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Overhauling productivity with the power of daily ‘rhythm’

Posted on March 6, 2014. Filed under: Events, Human Capital | Tags: , , , , , , , , , , , , , , |

Thea O’Connor, Naptivist and Founder of NapNow, looks at why it’s time to overhaul our approach to ‘productivity’ and put some rhythm back into our working days. 

neuresource group is hosting Thea at our next working breakfast on Friday, 28 March 2014. Join us for an engaging discussion on the “Antidotes to Tiredness & Fatigue in the Workplace”. The breakfast will be followed by a half-day masterclass for those who want to delve deeper.  Please register by 20 March to secure your place. Download a brochure for more information.


Image: Wallcoo

Image: Wallcoo


Working harder no longer offers a competitive edge – everyone’s doing it.

Besides, national statistics indicate that this approach to productivity is leaving too many people, energetically speaking, in the red: tired and stressed, with personal health and relationships taking the brunt, as well as workplace performance.

    • one in three fulltime Australian workers and almost one in two fulltime working mothers say they are “extremely tired or completely exhausted all of the time”, according to the Australian Work-Life Index 2010.
    • 60% of respondents to Australia’s largest sleep survey conducted to date, said that lack of sleep impaired their productivity

At the same time, our world is in the midst of a make-or-break search for more sustainable ways of living. Do you get the irony of ‘burning out’ while trying to solve the earth’s energy crisis?

It’s time to try a new approach.  Especially when future predictions only point to an increase in complexity and rate of change in the workplace.  Creativity and energy will be prized more than ever before  – inner resources that are not cultivated by working long and hard like machines in a linear fashion.  Rather, we need flexible, non-linear ways to quickly refresh our focus and spark fresh thinking.

So what can we learn from the experience of human burnout as well as our attempts to conserve and wisely use our planet’s limited energy?

Well, there appear to be some common pathways to energy depletion, both of the earth and in the human body.  These include:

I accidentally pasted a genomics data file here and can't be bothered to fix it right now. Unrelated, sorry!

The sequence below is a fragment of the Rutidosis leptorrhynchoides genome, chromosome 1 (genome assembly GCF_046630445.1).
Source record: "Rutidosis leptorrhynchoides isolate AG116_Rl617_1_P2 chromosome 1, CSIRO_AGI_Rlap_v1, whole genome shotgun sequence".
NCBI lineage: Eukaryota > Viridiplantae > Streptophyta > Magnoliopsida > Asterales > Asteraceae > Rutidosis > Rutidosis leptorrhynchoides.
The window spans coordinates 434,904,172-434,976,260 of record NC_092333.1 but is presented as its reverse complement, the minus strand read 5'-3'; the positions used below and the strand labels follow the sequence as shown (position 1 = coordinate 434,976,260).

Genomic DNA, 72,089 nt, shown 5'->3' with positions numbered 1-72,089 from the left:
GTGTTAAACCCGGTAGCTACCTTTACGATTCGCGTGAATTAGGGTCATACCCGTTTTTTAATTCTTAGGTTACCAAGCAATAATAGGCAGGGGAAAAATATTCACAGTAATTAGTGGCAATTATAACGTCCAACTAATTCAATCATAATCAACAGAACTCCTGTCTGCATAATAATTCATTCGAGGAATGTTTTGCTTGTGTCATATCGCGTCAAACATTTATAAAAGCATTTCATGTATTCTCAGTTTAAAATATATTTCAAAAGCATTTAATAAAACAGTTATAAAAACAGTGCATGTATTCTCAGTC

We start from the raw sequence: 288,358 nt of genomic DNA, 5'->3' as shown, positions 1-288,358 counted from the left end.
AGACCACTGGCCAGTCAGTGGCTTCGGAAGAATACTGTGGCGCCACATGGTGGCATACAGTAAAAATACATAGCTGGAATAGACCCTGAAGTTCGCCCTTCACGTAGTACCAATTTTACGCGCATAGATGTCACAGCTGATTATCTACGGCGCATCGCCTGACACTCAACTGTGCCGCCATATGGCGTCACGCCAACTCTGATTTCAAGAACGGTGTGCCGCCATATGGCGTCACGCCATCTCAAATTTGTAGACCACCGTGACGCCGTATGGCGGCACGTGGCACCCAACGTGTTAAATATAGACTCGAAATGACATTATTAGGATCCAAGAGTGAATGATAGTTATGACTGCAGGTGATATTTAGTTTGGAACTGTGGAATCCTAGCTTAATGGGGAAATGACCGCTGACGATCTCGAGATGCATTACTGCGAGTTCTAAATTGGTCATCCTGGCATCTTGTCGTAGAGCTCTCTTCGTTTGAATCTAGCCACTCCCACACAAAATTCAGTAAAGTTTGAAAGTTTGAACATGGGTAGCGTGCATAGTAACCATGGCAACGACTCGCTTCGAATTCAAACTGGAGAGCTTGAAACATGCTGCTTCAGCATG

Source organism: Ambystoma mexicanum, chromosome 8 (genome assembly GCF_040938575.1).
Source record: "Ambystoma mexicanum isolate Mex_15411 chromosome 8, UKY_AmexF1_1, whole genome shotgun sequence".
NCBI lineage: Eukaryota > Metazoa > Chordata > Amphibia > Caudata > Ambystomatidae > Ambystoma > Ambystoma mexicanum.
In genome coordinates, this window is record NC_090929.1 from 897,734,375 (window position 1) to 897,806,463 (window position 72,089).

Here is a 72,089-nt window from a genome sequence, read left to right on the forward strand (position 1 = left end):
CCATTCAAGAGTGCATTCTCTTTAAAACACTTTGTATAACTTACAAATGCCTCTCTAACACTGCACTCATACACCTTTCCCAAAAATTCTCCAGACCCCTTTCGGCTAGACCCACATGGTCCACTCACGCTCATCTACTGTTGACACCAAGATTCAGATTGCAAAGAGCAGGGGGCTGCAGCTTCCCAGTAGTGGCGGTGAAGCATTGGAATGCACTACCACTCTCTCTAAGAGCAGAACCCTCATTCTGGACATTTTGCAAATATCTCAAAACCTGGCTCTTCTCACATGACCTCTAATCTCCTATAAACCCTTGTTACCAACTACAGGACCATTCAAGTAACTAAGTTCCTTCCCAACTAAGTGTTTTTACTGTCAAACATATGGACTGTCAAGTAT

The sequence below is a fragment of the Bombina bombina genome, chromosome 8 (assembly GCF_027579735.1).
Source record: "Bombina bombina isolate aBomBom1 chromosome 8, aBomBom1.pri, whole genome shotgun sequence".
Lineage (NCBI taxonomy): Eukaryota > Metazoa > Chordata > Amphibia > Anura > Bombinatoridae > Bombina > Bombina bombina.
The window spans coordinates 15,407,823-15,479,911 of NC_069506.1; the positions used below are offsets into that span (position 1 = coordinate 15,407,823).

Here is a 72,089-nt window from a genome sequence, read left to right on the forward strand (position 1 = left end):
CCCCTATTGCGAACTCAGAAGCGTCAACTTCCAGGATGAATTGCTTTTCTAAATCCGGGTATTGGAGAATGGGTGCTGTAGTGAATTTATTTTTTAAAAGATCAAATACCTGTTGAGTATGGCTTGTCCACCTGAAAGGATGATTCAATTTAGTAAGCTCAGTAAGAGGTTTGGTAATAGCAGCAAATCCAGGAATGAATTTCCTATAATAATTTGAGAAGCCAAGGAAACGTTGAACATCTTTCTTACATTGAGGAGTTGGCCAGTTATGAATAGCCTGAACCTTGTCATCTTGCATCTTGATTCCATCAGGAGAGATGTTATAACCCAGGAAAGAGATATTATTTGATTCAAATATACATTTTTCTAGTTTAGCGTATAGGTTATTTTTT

• ipad-art-wide-candle-snuffed-420x0a disregard for the real limitations on our energy reserves
    • an over-reliance on non-renewable energy sources
    • a drive to sustain intense output over a prolonged period without pause, and
    • a tendency to ignore the early signs of depletion

Here are a few thoughts about how we might avoid falling into these traps.

Respect our physical limitations.  Respecting our limits isn’t something modern Western culture encourages us to do. We are taught to break down barriers, reach for the stars, and never-say-never.  Well, personally, I have found that respecting my own limitations by choosing to do less is incredibly liberating and restorative. As long as we are grounded in our human bodies, there are basic needs and limits that warrant respect. Eat when hungry, rest when tired, say no when too busy.

Increase our reliance on ‘renewable’ sources of energy.  Most of us rely on a coffee to get us going in the morning, a sugar hit to get us through the afternoon and good dose of stress that keeps us wired.  These ‘non-renewable’ sources of energy are sure ways to over-ride tiredness short-term, but in the longer term, they lead to depletion.

Instead, good food, enjoyable movement, mindfulness, short breaks including powernaps and a good night’s sleep are some proven ways to renew our energy. Getting off the addictive adrenaline train can be really challenging, but its ‘s refreshing for our adrenal glands, as well as our capacity to think well.

Tune-in to the rhythms of our living system.  All of our ‘operating systems’ – such as our cardiovascular, respiratory, digestive, and hormonal systems, are cyclical, not linear, with ebbs and flows over a 24 hr cycle.  Imagine enjoying a work ethic designed around such biological rhythms, rather than over-riding them.  I do, and that’s why I’m such an advocate of normalising the mini-siesta in our work culture.  When our alertness dips mid-afternoon, as it’s genetically programmed to do even when you are well-slept, responding with a powernap is a proven way to boost mood, concentration, alertness and memory.

“Nature never hurries, yet everything is accomplished”.  Lau Tzu.


If you like the idea of honouring your body’s rhythms, and valuing downtime as much as uptime, why not take the pledge to Unplug on March 7–8 for the National Day of Unplugging.  Can you last from sundown to sundown without your technofix?  NapNow is hosting a breakfast seminar and workplace Nap-In at Hub Adelaide to celebrate.


Screen Shot 2013-01-22 at 2.03.34 PMThea O’Connor is a health and business writer, speaker & facilitator and founder of NapNow—normalising the mini-siesta in our working lives.  Her passion and specialty is creating workplace cultures that encourage and reward ‘renewable energy breaks’ including powernap breaks.  She offers a range of services designed to prepare, educate, facilitate and support workplaces in utilising this refreshing solution to daytime sleepiness. Thea recently presented a Radio National feature on the science of napping & the workplaces that are embracing it.